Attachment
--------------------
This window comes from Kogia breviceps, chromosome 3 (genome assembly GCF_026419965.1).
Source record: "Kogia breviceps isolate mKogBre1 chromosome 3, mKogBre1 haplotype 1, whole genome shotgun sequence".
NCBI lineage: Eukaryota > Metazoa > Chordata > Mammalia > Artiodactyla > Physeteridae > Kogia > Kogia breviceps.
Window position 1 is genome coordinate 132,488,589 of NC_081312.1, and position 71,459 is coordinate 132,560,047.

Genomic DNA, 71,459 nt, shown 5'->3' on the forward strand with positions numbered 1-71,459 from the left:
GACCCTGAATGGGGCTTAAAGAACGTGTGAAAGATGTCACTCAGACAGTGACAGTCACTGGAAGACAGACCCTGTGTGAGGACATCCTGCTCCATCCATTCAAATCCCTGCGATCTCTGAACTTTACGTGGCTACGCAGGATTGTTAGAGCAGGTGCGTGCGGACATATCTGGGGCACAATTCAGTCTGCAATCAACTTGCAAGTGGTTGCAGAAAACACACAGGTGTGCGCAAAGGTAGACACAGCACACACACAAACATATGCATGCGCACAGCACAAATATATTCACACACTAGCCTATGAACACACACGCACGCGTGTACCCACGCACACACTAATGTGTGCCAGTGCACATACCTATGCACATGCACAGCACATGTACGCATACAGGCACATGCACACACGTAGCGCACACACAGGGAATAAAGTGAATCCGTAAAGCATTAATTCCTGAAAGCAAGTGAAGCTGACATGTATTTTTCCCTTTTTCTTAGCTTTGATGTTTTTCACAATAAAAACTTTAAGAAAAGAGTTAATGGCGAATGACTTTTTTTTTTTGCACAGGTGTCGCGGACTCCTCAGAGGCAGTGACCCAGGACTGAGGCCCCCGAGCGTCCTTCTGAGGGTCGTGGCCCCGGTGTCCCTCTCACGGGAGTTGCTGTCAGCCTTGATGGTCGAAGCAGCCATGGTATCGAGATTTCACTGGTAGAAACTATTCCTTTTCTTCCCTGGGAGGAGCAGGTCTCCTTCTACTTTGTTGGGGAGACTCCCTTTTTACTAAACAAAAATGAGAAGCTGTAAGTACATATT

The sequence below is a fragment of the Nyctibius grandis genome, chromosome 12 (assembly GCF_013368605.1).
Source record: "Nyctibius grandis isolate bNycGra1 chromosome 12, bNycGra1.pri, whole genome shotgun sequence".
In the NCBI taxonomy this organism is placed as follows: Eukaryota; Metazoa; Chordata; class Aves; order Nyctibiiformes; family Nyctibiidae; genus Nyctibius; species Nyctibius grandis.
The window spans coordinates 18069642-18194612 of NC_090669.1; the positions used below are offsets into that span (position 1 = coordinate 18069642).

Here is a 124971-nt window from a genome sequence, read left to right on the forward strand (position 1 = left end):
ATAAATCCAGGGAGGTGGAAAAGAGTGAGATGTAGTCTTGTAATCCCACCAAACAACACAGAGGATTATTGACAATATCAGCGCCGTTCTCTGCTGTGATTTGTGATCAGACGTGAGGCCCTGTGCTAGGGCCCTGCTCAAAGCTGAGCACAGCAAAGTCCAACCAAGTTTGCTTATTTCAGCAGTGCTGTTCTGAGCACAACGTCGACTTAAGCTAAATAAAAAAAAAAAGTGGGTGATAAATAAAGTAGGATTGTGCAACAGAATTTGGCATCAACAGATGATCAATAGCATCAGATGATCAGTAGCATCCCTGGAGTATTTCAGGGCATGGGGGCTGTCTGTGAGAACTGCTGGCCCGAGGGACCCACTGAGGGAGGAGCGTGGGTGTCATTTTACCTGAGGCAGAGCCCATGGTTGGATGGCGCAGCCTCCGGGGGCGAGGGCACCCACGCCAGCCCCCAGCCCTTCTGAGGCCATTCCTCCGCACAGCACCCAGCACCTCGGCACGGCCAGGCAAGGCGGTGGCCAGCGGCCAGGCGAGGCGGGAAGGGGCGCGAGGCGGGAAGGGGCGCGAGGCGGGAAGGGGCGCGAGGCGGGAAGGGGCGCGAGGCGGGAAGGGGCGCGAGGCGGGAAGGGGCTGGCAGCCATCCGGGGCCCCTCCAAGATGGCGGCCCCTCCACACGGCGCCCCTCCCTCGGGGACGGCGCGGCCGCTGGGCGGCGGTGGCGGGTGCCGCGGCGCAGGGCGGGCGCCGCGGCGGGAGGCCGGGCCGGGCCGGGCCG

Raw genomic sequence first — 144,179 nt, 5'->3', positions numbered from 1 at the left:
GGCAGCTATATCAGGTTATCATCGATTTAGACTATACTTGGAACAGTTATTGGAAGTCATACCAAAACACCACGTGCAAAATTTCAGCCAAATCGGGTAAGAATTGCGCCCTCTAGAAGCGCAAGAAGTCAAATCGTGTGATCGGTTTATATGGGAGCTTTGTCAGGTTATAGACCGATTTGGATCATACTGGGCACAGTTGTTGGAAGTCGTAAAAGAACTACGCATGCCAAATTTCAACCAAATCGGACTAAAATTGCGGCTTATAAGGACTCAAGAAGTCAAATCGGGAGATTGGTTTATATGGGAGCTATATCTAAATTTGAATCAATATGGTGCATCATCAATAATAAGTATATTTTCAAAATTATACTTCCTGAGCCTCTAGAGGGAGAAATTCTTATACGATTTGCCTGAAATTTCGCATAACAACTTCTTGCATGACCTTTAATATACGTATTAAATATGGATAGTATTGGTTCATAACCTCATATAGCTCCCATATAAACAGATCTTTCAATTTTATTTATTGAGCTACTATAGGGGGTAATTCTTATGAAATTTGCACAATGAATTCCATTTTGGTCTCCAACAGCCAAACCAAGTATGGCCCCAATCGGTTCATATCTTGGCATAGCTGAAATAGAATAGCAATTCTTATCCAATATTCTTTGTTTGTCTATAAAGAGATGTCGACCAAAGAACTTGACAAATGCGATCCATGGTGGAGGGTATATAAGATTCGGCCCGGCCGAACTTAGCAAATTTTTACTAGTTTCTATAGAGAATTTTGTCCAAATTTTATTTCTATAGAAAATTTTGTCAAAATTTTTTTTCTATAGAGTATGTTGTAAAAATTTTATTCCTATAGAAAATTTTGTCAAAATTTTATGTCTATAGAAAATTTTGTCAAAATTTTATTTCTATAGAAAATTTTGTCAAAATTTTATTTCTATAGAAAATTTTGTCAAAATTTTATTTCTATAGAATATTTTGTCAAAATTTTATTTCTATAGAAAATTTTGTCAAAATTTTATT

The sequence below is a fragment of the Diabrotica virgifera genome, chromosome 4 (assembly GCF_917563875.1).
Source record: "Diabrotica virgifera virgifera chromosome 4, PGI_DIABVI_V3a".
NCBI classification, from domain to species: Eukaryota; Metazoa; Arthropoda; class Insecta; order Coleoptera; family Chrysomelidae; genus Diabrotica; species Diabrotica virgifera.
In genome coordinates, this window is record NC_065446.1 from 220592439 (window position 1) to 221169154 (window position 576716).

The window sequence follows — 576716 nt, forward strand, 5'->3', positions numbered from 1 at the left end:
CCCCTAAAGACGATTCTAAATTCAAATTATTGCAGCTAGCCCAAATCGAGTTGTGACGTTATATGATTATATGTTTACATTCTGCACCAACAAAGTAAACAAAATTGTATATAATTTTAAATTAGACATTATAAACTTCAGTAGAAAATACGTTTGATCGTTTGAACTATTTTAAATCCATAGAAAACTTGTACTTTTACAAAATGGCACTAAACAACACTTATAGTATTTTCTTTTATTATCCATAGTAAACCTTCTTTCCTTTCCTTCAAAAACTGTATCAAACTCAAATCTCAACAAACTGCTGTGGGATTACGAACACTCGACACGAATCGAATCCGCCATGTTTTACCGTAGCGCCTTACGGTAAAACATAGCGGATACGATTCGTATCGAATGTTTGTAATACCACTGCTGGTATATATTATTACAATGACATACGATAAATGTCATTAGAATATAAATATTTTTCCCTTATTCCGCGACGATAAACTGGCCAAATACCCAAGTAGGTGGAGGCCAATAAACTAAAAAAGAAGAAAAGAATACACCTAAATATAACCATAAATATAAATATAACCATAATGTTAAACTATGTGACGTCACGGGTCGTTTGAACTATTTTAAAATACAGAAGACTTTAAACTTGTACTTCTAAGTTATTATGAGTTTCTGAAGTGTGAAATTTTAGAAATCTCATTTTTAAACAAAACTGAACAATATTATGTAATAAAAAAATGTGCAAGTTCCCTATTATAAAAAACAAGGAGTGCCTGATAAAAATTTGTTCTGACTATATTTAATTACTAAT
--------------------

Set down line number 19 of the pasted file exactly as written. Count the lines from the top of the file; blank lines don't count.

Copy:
The window sequence follows — 576716 nt, forward strand, 5'->3', positions numbered from 1 at the left end: